Passover and the Pacific Crossing

To the dismay of my parents and the bewilderment of my wife Susan’s parents, we sailed our family from Los Angeles to Honolulu on our small sailboat a number of years ago. We spent nearly a year in preparation. Susan planned the meals for the entire voyage and wrote down where each item of food was stored, while I strengthened the vessel and polished my celestial navigation skills. We departed on the Fourth of July and by mid-month we were about a thousand miles from the west coast of mainland United States and the same distance from Hawaii.

That night, as usual, I measured our water supply and in an exhausted state after too many hours on watch, mistakenly determined that we had only one more day’s water left. In a terrible panic, all I could think about was how would I keep my family alive till we reached Hawaii. In my mind that became the only problem.

However, in reality all the other challenges of crossing the Pacific in a small boat hadn’t vanished; they’d merely been eclipsed. I still had to locate the tiny speck of Oahu in a vast ocean; we still had to feed our crew, and we still had to avoid collisions. But in the middle of that dark and frightening night I could only think about what we would drink.

Stress makes it easy to ignore all the other important parts of life. In the dark gloom of financial need, family relationships are easily sacrificed. We neglect physical exercise in the gnawing worry of want. Whether its source is health, finances, family or something else, stress has a way of looming large enough to overwhelm all other parts of life. The annual Passover holyday offers a clue for coping.

The Egyptians enslaved and oppressed the Jews. You would have thought that God would get them out of Egypt as quickly as possible. Yet first, each Israelite family was to take a lamb, roast it and prepare for the first Seder. You’d have expected a chorus of protest from the Israelites: “C’mon God, get us out of here—there’ll be plenty of time for lamb barbecues once we’re in the desert.”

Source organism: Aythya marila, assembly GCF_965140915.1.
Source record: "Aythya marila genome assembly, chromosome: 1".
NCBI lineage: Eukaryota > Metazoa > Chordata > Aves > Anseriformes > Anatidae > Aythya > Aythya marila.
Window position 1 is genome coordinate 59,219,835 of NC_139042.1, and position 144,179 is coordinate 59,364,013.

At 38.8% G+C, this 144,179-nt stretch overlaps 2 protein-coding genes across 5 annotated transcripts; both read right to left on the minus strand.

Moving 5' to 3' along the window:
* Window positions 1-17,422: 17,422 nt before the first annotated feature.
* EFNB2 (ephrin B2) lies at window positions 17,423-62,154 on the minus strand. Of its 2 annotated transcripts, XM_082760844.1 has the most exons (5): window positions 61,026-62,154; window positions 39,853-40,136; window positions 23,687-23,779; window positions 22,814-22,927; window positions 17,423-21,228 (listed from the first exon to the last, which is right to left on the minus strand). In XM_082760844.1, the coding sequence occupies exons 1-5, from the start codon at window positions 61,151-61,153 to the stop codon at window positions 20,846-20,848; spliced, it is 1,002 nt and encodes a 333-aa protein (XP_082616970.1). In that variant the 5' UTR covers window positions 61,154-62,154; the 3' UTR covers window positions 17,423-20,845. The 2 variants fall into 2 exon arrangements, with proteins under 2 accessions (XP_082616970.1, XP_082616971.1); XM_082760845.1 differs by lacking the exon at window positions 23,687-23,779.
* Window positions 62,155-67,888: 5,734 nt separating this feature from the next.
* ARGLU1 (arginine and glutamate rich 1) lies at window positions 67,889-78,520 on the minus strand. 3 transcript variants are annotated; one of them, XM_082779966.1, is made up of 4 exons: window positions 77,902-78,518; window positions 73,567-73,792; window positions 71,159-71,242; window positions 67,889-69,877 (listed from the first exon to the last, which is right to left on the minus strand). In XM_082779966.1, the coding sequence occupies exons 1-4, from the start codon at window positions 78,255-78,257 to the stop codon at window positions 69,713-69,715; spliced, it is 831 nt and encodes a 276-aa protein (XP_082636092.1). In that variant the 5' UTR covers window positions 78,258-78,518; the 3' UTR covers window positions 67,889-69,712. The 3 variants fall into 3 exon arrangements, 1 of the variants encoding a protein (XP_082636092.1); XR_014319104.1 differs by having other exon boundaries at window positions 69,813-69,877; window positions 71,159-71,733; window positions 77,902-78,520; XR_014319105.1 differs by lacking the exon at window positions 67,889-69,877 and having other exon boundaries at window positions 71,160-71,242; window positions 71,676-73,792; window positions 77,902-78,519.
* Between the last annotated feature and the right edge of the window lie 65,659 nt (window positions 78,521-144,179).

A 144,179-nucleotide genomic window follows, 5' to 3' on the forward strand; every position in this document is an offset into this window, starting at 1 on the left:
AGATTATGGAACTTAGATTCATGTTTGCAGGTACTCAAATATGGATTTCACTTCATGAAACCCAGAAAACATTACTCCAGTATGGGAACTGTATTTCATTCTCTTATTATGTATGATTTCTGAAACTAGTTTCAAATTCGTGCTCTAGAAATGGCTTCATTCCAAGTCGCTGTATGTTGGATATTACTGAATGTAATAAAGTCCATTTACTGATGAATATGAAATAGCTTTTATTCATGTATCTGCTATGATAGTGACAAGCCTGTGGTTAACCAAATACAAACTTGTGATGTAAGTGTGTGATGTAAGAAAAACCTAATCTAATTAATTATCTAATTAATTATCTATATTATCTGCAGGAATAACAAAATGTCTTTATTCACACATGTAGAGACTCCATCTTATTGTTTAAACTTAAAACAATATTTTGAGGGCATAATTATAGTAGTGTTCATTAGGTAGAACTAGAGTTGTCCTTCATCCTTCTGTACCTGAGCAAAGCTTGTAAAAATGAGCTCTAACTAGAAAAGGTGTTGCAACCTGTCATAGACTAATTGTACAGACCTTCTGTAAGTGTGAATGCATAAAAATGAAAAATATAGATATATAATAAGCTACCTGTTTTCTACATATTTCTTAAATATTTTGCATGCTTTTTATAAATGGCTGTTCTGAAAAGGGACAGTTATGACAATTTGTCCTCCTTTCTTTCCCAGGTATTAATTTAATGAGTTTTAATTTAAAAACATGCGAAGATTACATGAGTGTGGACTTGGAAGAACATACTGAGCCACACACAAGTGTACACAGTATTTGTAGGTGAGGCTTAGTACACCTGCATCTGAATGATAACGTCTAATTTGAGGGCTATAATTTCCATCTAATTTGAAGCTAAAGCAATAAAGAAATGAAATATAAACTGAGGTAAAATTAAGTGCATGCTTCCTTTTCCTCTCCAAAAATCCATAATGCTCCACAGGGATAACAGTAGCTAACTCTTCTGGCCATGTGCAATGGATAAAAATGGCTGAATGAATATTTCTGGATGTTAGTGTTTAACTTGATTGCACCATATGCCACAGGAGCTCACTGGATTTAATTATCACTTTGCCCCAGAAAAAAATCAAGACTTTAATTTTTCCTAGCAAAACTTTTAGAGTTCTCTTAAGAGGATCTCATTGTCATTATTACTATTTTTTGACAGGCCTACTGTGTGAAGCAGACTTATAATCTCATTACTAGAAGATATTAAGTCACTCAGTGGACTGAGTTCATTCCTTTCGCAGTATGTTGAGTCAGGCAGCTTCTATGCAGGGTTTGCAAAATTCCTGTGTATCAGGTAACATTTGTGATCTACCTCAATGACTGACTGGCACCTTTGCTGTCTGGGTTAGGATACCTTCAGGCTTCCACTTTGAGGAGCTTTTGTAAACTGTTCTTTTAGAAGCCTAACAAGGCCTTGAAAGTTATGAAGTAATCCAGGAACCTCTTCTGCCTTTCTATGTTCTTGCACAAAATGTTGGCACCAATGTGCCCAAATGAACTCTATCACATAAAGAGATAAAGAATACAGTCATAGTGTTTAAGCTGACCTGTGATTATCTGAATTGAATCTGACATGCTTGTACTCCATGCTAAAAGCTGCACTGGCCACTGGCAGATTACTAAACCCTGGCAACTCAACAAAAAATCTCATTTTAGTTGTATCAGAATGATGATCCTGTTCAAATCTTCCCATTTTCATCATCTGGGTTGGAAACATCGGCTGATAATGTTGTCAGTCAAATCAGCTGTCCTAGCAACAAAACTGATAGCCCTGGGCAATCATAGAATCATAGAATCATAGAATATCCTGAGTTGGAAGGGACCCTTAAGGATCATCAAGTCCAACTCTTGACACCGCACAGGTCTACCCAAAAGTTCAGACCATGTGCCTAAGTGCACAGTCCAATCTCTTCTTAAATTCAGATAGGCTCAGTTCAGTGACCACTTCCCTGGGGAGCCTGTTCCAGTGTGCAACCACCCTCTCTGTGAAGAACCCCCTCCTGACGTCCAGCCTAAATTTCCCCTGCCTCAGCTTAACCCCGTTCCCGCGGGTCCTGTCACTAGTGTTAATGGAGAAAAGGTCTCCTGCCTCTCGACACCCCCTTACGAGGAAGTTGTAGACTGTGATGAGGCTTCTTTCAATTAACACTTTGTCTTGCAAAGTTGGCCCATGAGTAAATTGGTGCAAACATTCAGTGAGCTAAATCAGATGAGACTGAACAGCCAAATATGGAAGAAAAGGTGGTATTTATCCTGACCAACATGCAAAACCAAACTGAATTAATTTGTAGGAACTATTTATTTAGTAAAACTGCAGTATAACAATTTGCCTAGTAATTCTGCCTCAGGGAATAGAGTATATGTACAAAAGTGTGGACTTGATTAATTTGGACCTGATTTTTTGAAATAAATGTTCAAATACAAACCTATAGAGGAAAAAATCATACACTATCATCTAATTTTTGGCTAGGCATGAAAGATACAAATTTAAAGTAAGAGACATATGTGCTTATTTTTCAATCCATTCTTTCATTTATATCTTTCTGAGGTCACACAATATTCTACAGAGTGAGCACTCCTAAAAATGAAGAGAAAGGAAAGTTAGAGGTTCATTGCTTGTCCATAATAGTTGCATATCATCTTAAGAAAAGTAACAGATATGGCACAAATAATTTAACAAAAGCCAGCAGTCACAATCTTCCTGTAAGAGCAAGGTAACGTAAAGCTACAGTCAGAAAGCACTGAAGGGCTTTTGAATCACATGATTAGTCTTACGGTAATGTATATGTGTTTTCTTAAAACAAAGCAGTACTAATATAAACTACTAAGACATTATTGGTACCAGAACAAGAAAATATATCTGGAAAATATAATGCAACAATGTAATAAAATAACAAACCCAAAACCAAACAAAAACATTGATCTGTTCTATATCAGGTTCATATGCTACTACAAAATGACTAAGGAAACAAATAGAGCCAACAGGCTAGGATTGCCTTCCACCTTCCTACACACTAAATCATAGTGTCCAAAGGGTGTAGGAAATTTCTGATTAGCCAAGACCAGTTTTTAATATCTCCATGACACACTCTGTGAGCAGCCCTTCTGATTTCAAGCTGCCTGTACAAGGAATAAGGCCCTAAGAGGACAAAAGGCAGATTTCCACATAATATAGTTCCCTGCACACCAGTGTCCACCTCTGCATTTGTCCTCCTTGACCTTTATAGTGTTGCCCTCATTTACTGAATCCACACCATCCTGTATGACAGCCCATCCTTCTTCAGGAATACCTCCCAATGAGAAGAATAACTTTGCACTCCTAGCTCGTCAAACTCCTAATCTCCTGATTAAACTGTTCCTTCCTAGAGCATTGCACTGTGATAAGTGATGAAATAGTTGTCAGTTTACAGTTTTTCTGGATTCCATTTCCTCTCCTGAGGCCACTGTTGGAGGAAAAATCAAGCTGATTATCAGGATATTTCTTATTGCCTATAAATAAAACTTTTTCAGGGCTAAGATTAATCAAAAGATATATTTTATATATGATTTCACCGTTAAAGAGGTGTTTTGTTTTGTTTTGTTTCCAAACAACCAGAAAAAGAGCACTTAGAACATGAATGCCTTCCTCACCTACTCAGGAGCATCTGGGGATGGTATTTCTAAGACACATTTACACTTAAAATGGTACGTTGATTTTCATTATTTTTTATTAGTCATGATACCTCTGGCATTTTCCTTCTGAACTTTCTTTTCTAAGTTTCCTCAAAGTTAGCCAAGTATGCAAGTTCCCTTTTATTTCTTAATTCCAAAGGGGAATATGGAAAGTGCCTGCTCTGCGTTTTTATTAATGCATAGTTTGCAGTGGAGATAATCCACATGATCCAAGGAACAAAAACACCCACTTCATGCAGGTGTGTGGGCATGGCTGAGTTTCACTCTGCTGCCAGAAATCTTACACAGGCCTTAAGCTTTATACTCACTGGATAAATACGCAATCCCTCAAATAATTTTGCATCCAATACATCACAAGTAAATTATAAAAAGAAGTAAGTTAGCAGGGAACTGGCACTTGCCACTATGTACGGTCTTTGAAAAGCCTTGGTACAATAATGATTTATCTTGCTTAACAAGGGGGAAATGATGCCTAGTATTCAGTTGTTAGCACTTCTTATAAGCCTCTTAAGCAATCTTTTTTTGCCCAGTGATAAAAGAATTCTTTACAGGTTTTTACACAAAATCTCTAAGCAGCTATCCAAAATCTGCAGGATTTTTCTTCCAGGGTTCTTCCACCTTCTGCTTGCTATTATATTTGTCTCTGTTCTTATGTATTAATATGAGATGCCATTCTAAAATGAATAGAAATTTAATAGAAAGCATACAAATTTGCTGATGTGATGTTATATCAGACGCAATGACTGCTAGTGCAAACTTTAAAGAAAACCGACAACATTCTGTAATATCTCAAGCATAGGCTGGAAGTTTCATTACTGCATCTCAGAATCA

Instead, they first had to sit down for the formal Passover meal, each father at the head of his own table. Why couldn’t this family celebration have been postponed? Furthermore God instructed the Israelites to go and gather all the money owed them by the Egyptians. That had to take quite some time. Yet no Israelite is recorded to have said, “Forget about the money, God, just get us out of this Egyptian hell-hole.”

In order for the big problem of slavery and oppression to be solved, we first had to address smaller problems like religious ritual, family affirmation, and yes, money. During centuries in Egypt, just surviving put people under so much pressure that families fell apart, finances fell apart, and they seldom connected with God through religious practice.

God’s Passover statement was, “Look, I’ll get you out of here but you need to do your part too—first recapture all the important aspects of life which you’ve neglected. Fathers get back to building your families, reconnect with God, and focus on the finances.”

If you have a big problem, keep on the program with the other stuff. Take care of your body and take care of your relationships with family and friends. Keep your spiritual life healthy as you chip away at your financial challenges. Don’t let stress in one area eclipse the rest of your life. Solving money problems won’t be easier if you lose your health. Resolving family dilemmas won’t be easier if your finances go south. And nothing will be easier if you write-off your relationship with God. This the theme is the focus of our free eBook, The Holistic You.

Oh, and that water problem on the boat? Well, I remembered the ancient Jewish wisdom I have imparted here and realized that sacrificing sleep was going to leave me less capable of dealing with the problem; not more. I prayed, and in the process of moving my mind away from the problem onto my relationship with God I recalled that every can of fruit and vegetables on board contained some liquid. That already sent me to bed with an easier mind.

When I awoke I discovered that I had measured the water level incorrectly and we had plenty of water after all. When tackled as part of the bigger picture, some problems even vanish.

Messages like this one permeate both the festival of Passover and the unique annual Seder experience. If you are curious about more themes, check out The Seder Set, which we have put on sale as the holyday approaches.

What do you think? We’d love to hear your thoughts on this Thought Tools post.
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